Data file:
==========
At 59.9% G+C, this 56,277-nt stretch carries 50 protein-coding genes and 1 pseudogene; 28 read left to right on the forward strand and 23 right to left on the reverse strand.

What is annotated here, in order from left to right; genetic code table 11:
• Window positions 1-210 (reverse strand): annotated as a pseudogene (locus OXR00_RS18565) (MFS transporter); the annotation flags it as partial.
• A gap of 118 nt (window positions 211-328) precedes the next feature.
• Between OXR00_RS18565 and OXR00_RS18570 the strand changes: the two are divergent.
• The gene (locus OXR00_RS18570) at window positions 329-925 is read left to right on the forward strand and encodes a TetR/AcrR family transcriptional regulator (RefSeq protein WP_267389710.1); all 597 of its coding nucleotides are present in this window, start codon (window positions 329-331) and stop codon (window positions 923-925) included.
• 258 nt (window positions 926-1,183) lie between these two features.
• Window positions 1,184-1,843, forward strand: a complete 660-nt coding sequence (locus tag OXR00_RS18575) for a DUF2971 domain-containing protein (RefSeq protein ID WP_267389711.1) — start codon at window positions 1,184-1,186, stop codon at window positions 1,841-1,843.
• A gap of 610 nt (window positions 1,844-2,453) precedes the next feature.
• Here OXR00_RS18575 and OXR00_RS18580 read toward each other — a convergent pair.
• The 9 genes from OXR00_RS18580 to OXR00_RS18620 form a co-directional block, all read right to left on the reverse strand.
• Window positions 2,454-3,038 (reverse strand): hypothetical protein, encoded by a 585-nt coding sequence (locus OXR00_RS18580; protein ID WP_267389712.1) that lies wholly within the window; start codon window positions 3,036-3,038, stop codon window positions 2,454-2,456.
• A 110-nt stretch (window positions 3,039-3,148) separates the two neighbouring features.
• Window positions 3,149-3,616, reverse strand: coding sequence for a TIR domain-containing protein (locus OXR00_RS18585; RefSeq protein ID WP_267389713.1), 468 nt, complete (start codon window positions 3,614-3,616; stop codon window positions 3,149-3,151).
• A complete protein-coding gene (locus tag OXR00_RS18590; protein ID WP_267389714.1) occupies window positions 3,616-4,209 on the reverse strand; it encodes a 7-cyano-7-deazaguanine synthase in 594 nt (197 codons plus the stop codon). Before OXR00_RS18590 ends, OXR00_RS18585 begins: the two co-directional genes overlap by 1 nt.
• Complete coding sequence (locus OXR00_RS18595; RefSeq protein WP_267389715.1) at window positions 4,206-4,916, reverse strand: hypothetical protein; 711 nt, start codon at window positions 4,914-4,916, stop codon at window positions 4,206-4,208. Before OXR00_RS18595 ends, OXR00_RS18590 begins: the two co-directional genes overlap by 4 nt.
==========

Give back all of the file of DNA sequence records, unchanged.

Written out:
At 59.9% G+C, this 56,277-nt stretch carries 50 protein-coding genes and 1 pseudogene; 28 read left to right on the forward strand and 23 right to left on the reverse strand.

What is annotated here, in order from left to right; genetic code table 11:
• Window positions 1-210 (reverse strand): annotated as a pseudogene (locus OXR00_RS18565) (MFS transporter); the annotation flags it as partial.
• A gap of 118 nt (window positions 211-328) precedes the next feature.
• Between OXR00_RS18565 and OXR00_RS18570 the strand changes: the two are divergent.
• The gene (locus OXR00_RS18570) at window positions 329-925 is read left to right on the forward strand and encodes a TetR/AcrR family transcriptional regulator (RefSeq protein WP_267389710.1); all 597 of its coding nucleotides are present in this window, start codon (window positions 329-331) and stop codon (window positions 923-925) included.
• 258 nt (window positions 926-1,183) lie between these two features.
• Window positions 1,184-1,843, forward strand: a complete 660-nt coding sequence (locus tag OXR00_RS18575) for a DUF2971 domain-containing protein (RefSeq protein ID WP_267389711.1) — start codon at window positions 1,184-1,186, stop codon at window positions 1,841-1,843.
• A gap of 610 nt (window positions 1,844-2,453) precedes the next feature.
• Here OXR00_RS18575 and OXR00_RS18580 read toward each other — a convergent pair.
• The 9 genes from OXR00_RS18580 to OXR00_RS18620 form a co-directional block, all read right to left on the reverse strand.
• Window positions 2,454-3,038 (reverse strand): hypothetical protein, encoded by a 585-nt coding sequence (locus OXR00_RS18580; protein ID WP_267389712.1) that lies wholly within the window; start codon window positions 3,036-3,038, stop codon window positions 2,454-2,456.
• A 110-nt stretch (window positions 3,039-3,148) separates the two neighbouring features.
• Window positions 3,149-3,616, reverse strand: coding sequence for a TIR domain-containing protein (locus OXR00_RS18585; RefSeq protein ID WP_267389713.1), 468 nt, complete (start codon window positions 3,614-3,616; stop codon window positions 3,149-3,151).
• A complete protein-coding gene (locus tag OXR00_RS18590; protein ID WP_267389714.1) occupies window positions 3,616-4,209 on the reverse strand; it encodes a 7-cyano-7-deazaguanine synthase in 594 nt (197 codons plus the stop codon). Before OXR00_RS18590 ends, OXR00_RS18585 begins: the two co-directional genes overlap by 1 nt.
• Complete coding sequence (locus OXR00_RS18595; RefSeq protein WP_267389715.1) at window positions 4,206-4,916, reverse strand: hypothetical protein; 711 nt, start codon at window positions 4,914-4,916, stop codon at window positions 4,206-4,208. Before OXR00_RS18595 ends, OXR00_RS18590 begins: the two co-directional genes overlap by 4 nt.